I had a hard time really liking Liesl in the beginning.  She never chose herself.  She was always looking at herself as less-than and therefore her needs and desire were less-than. Her entire focus is on taking care of others--but not herself.  In order to make sure others are taken care of, she must deny herself.  But by the second half of the book, she embraces her desires, her wants, her needs.  Unfortunately, I still didn't like her that much.  But I was still rooting for her.

The writing itself is beautiful.  Despite the fact that you're in a fantasy world, it's easy to picture yourself there and to see what Liesl sees.  You can understand much of what she's feeling and the pain.  SPOILER ALERT!:  When the Goblin King refuses Liesl's advances, I felt for her so much that I thought I was going to cry.  Liesl doesn't understand--and neither did I completely--and she is hurt in so many ways that this is just one more thing he has done to her.  Every time he refuses her, I felt her hurt.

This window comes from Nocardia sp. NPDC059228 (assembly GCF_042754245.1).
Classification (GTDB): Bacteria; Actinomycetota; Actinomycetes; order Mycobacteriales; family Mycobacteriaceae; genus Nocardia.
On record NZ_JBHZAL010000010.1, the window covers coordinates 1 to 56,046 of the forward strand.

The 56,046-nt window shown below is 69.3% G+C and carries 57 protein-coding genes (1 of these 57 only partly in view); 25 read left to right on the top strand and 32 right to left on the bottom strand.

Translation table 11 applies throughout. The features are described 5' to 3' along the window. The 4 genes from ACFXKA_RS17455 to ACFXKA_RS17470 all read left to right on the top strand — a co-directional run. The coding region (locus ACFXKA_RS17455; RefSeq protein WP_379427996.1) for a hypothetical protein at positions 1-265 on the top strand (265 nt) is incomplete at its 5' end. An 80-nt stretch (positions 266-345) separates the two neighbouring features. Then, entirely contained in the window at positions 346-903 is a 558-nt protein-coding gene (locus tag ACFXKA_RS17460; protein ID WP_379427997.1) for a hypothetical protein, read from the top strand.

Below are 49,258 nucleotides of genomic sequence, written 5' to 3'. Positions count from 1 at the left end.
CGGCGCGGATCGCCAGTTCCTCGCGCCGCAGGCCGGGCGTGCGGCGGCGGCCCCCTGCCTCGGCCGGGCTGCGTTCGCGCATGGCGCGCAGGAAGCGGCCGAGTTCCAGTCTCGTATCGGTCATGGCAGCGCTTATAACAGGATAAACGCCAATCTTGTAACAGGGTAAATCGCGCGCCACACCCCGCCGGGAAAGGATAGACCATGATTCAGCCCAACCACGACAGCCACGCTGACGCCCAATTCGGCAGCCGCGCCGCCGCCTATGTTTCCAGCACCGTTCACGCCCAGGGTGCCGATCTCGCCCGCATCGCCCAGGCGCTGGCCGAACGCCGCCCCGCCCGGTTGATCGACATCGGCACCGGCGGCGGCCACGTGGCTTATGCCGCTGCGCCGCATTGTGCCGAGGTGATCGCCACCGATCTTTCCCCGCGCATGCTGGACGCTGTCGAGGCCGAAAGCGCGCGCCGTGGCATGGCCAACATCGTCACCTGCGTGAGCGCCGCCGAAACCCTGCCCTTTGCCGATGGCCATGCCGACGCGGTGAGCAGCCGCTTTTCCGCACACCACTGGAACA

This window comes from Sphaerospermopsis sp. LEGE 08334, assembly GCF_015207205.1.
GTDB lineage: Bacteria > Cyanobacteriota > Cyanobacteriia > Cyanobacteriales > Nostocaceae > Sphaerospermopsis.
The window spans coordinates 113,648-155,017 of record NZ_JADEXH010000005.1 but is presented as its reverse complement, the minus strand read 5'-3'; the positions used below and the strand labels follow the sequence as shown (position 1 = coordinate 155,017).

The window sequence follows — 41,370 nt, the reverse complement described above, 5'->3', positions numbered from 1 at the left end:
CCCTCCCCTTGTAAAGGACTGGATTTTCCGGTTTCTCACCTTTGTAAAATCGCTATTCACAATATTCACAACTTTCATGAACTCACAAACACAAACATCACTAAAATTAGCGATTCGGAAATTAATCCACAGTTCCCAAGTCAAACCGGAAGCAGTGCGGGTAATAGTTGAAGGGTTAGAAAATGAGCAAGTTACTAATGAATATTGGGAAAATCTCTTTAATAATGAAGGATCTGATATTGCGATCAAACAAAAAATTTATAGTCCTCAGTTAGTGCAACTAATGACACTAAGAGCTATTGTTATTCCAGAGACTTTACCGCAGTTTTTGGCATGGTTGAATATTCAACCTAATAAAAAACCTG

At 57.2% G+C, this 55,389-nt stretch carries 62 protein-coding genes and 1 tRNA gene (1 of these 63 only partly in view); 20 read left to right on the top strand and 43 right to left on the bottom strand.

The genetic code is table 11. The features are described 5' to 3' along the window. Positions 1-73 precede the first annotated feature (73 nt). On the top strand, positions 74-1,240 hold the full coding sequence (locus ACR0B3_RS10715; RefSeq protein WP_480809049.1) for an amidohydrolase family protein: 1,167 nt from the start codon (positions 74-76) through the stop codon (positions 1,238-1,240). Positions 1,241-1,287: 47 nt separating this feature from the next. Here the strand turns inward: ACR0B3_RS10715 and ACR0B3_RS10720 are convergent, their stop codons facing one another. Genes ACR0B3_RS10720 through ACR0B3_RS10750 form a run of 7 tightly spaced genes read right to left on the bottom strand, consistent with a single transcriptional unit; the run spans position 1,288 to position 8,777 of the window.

One thing I wasn't a huge fan of was the romance between Liesl and the Goblin King.  It was haphazard, confusing, and off and on.  Her desire for him was intense within romance scenes, but then it would fade out and I couldn't tell if she wanted him because she wanted him, or if she wanted him because he broke her down--which she spoke of often.  That's what really pulled me out of the romance.  Every time they had intense romantic scenes, they were described in very rough and animalistic ways, which isn't a big deal to me.  It was the afterward that brought me out of the story. Liesl spoke about how he broke her down.  There were many references to his breaking her.  In most cases I would not be okay with it, but knowing the rest of the story, maybe I can accept this?  But can I?